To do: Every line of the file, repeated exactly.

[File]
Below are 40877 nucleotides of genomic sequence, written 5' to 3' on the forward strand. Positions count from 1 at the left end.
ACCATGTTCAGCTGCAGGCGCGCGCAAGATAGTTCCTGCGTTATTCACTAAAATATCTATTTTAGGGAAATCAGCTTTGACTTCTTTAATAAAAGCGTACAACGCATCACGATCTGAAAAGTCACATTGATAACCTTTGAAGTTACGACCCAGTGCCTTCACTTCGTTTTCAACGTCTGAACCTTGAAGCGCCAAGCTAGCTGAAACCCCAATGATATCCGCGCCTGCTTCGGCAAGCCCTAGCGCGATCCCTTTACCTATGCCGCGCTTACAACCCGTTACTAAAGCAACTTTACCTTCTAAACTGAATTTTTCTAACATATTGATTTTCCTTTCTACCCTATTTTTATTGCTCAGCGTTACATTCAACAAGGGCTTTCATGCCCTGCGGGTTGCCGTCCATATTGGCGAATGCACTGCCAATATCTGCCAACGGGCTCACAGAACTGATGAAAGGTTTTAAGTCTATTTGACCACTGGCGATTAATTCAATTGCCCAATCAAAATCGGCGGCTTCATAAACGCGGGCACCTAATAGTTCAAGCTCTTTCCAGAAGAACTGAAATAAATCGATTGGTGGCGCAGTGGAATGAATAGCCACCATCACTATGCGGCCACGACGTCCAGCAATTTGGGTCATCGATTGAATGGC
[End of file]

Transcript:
Below are 40877 nucleotides of genomic sequence, written 5' to 3' on the forward strand. Positions count from 1 at the left end.
ACCATGTTCAGCTGCAGGCGCGCGCAAGATAGTTCCTGCGTTATTCACTAAAATATCTATTTTAGGGAAATCAGCTTTGACTTCTTTAATAAAAGCGTACAACGCATCACGATCTGAAAAGTCACATTGATAACCTTTGAAGTTACGACCCAGTGCCTTCACTTCGTTTTCAACGTCTGAACCTTGAAGCGCCAAGCTAGCTGAAACCCCAATGATATCCGCGCCTGCTTCGGCAAGCCCTAGCGCGATCCCTTTACCTATGCCGCGCTTACAACCCGTTACTAAAGCAACTTTACCTTCTAAACTGAATTTTTCTAACATATTGATTTTCCTTTCTACCCTATTTTTATTGCTCAGCGTTACATTCAACAAGGGCTTTCATGCCCTGCGGGTTGCCGTCCATATTGGCGAATGCACTGCCAATATCTGCCAACGGGCTCACAGAACTGATGAAAGGTTTTAAGTCTATTTGACCACTGGCGATTAATTCAATTGCCCAATCAAAATCGGCGGCTTCATAAACGCGGGCACCTAATAGTTCAAGCTCTTTCCAGAAGAACTGAAATAAATCGATTGGTGGCGCAGTGGAATGAATAGCCACCATCACTATGCGGCCACGACGTCCAGCAATTTGGGTCATCGATTGAATGGC